Businesswise I am still (and will be for the time being) travelling extensively: Korea, Singapore, Sydney, Tokyo, Taipei and London have been on my itinerary already or will be in the next couple weeks - but that's exciting and I am absolutely enthusiasic about all the opportunities. I recently took over responsability for reuters.co.jp and I'll be in Tokyo more often I suspect. With Reuters possibly becoming Thomson - Reuters now, the opportunities will only become bigger (Yes, Thomson is based in Toronto - was someone asking?)
Oh, here is another invite: we still might have a berth or two when we go sailing with our Canadian friends sometime later this year of the Australian coast or Indonesia. Dean, Jack - you didn't know...well save the time anyway...it's a great place and I already bought the Imray cruising guide (look).
Still reading? With Claudia now being able to moblog with her N95, we'll both start posting more frequently and less comprehensively... Getting to this point, you must be either really bored or you are so interested that you should really comment. It’s all on our blog site, which we recently updated with the fabulous Reuters widget with News (we know you don't care, but do take a look, its on the right side). Very easy to find, but we didn't want everybody to be able to google it, so you'll have to remember:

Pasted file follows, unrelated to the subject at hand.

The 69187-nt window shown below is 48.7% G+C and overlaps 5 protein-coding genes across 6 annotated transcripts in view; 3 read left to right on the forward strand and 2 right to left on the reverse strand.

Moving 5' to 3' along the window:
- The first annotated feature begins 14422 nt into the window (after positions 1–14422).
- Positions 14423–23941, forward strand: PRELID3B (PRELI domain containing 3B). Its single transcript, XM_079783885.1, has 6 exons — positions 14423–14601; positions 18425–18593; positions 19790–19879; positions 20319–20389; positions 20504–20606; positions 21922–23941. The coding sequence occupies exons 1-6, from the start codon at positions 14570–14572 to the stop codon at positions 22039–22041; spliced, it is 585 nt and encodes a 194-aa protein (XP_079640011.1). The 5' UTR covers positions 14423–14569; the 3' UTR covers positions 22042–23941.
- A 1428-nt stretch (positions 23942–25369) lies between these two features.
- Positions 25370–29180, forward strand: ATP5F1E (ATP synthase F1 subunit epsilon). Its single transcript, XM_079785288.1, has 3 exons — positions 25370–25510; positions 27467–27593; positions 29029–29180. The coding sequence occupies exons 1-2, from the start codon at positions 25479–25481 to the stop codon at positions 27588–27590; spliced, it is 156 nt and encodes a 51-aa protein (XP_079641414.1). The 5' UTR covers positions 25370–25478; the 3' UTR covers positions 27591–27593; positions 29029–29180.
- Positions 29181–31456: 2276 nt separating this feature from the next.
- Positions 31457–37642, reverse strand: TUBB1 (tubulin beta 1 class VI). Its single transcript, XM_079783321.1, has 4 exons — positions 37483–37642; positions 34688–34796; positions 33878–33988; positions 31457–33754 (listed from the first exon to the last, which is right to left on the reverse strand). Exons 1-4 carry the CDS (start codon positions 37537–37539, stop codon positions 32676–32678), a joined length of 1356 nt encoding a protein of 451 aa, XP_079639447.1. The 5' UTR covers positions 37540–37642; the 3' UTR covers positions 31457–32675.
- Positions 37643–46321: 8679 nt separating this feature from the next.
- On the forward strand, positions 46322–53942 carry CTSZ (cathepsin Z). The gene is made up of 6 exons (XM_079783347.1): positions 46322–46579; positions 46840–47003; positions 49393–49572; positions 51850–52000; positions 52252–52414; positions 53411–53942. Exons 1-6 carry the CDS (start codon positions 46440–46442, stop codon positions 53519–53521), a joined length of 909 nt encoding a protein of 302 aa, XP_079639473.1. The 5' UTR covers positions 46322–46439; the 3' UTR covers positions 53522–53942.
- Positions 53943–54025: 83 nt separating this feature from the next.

http://www.farbamt.com/ (farbamt/farbamt) - for the illiterate: user name as well as password to access the site is farbamt.
You'll find Claudia's pictures here:
And mine are here:
Take care, keep us in the loop, and come visit us!
Claudia & Jo
We hope you want to keep your Farbamt subscription...if you don't here's the unsubscribe option...you are receiving this email because you opted in some time ago...
Samstag, Februar 10
Welcome to DAS FARBAMT